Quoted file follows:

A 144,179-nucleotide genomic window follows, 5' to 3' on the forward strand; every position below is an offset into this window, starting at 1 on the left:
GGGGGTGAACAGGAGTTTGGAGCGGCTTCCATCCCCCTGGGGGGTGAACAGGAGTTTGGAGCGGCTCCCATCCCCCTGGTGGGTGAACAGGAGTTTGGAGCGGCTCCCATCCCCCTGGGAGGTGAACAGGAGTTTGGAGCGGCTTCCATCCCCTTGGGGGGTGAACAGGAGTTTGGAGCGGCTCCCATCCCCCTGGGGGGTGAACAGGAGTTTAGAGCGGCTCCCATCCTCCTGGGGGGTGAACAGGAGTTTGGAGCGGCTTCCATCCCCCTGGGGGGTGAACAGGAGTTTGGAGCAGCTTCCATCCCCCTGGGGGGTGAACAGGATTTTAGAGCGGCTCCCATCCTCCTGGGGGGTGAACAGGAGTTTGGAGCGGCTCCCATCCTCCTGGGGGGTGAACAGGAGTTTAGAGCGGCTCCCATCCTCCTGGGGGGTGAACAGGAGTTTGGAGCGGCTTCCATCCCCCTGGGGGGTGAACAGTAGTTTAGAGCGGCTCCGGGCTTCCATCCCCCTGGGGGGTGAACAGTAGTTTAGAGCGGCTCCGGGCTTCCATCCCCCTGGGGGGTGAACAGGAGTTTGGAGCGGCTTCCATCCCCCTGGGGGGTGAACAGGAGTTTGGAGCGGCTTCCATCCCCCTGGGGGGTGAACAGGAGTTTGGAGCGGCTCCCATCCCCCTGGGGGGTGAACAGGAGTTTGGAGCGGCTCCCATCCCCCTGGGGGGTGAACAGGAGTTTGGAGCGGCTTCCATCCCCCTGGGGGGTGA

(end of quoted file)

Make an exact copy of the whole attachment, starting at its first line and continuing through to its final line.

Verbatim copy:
A 144,179-nucleotide genomic window follows, 5' to 3' on the forward strand; every position below is an offset into this window, starting at 1 on the left:
GGGGGTGAACAGGAGTTTGGAGCGGCTTCCATCCCCCTGGGGGGTGAACAGGAGTTTGGAGCGGCTCCCATCCCCCTGGTGGGTGAACAGGAGTTTGGAGCGGCTCCCATCCCCCTGGGAGGTGAACAGGAGTTTGGAGCGGCTTCCATCCCCTTGGGGGGTGAACAGGAGTTTGGAGCGGCTCCCATCCCCCTGGGGGGTGAACAGGAGTTTAGAGCGGCTCCCATCCTCCTGGGGGGTGAACAGGAGTTTGGAGCGGCTTCCATCCCCCTGGGGGGTGAACAGGAGTTTGGAGCAGCTTCCATCCCCCTGGGGGGTGAACAGGATTTTAGAGCGGCTCCCATCCTCCTGGGGGGTGAACAGGAGTTTGGAGCGGCTCCCATCCTCCTGGGGGGTGAACAGGAGTTTAGAGCGGCTCCCATCCTCCTGGGGGGTGAACAGGAGTTTGGAGCGGCTTCCATCCCCCTGGGGGGTGAACAGTAGTTTAGAGCGGCTCCGGGCTTCCATCCCCCTGGGGGGTGAACAGTAGTTTAGAGCGGCTCCGGGCTTCCATCCCCCTGGGGGGTGAACAGGAGTTTGGAGCGGCTTCCATCCCCCTGGGGGGTGAACAGGAGTTTGGAGCGGCTTCCATCCCCCTGGGGGGTGAACAGGAGTTTGGAGCGGCTCCCATCCCCCTGGGGGGTGAACAGGAGTTTGGAGCGGCTCCCATCCCCCTGGGGGGTGAACAGGAGTTTGGAGCGGCTTCCATCCCCCTGGGGGGTGA